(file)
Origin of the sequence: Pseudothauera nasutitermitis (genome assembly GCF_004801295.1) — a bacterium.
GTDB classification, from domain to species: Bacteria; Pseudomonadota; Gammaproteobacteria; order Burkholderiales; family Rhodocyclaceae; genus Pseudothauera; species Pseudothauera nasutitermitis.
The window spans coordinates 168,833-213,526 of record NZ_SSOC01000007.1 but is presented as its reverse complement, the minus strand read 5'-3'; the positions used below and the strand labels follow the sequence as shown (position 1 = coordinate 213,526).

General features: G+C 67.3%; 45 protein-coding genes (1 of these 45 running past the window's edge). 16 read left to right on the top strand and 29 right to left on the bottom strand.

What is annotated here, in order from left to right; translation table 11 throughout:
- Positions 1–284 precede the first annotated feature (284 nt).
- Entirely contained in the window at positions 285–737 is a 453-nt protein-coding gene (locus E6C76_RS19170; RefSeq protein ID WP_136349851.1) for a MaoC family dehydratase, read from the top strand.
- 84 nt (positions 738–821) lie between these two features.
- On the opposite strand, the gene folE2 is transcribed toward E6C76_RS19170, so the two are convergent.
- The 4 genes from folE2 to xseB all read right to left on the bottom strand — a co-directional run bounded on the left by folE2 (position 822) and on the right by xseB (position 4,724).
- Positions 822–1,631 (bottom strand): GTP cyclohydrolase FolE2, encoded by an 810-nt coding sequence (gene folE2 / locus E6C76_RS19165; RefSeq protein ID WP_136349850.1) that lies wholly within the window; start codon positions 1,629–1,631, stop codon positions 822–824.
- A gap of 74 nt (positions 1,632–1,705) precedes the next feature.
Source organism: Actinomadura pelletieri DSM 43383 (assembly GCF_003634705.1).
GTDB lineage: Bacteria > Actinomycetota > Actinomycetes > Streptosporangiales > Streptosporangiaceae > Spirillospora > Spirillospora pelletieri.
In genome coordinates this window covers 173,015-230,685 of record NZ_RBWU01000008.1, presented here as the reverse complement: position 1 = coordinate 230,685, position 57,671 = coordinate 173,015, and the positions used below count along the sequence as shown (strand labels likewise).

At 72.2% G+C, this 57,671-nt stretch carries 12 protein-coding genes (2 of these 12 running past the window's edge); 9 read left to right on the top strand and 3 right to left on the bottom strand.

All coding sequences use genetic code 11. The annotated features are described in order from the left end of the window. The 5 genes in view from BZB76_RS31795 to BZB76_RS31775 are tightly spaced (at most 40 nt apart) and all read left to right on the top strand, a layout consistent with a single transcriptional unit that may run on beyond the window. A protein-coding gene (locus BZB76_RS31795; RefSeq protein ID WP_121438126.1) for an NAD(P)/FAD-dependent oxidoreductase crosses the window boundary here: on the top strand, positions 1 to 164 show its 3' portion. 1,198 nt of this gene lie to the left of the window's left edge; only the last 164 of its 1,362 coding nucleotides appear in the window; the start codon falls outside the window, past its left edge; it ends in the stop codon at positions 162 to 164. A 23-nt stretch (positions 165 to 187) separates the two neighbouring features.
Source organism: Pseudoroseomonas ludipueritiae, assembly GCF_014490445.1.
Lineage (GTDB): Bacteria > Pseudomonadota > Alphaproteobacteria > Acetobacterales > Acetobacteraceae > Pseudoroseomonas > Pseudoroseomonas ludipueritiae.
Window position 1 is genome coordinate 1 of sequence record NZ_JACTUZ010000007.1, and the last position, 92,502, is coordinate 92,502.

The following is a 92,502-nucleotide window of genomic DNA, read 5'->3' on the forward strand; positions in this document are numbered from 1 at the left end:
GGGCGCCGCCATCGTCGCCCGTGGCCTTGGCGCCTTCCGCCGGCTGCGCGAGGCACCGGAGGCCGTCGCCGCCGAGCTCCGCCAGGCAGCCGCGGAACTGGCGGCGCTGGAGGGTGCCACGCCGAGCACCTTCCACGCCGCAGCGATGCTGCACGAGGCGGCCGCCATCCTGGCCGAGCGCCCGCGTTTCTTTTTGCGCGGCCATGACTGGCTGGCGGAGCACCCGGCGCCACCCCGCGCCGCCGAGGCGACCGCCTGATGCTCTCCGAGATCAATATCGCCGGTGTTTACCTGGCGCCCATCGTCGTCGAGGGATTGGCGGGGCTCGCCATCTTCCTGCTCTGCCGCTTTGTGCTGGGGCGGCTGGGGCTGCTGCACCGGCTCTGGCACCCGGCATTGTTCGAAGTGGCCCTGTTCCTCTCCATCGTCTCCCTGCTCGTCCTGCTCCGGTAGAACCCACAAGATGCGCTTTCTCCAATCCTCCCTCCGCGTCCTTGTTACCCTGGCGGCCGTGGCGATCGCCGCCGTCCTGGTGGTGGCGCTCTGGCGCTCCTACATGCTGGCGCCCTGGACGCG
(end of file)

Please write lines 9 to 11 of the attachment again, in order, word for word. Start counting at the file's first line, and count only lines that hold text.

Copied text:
- On the opposite strand, the gene folE2 is transcribed toward E6C76_RS19170, so the two are convergent.
- The 4 genes from folE2 to xseB all read right to left on the bottom strand — a co-directional run bounded on the left by folE2 (position 822) and on the right by xseB (position 4,724).
- Positions 822–1,631 (bottom strand): GTP cyclohydrolase FolE2, encoded by an 810-nt coding sequence (gene folE2 / locus E6C76_RS19165; RefSeq protein ID WP_136349850.1) that lies wholly within the window; start codon positions 1,629–1,631, stop codon positions 822–824.